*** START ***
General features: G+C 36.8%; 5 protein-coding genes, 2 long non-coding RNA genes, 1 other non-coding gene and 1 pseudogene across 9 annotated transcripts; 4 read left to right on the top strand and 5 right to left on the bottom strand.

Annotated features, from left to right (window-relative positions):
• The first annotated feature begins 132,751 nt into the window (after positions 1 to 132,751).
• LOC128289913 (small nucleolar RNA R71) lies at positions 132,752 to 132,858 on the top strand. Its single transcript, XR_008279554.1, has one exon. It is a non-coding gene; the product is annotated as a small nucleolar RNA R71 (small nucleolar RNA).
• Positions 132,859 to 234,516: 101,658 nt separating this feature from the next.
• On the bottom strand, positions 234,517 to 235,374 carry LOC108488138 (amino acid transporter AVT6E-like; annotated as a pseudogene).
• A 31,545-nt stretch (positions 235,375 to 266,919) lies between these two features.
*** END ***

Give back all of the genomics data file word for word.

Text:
General features: G+C 36.8%; 5 protein-coding genes, 2 long non-coding RNA genes, 1 other non-coding gene and 1 pseudogene across 9 annotated transcripts; 4 read left to right on the top strand and 5 right to left on the bottom strand.

Annotated features, from left to right (window-relative positions):
• The first annotated feature begins 132,751 nt into the window (after positions 1 to 132,751).
• LOC128289913 (small nucleolar RNA R71) lies at positions 132,752 to 132,858 on the top strand. Its single transcript, XR_008279554.1, has one exon. It is a non-coding gene; the product is annotated as a small nucleolar RNA R71 (small nucleolar RNA).
• Positions 132,859 to 234,516: 101,658 nt separating this feature from the next.
• On the bottom strand, positions 234,517 to 235,374 carry LOC108488138 (amino acid transporter AVT6E-like; annotated as a pseudogene).
• A 31,545-nt stretch (positions 235,375 to 266,919) lies between these two features.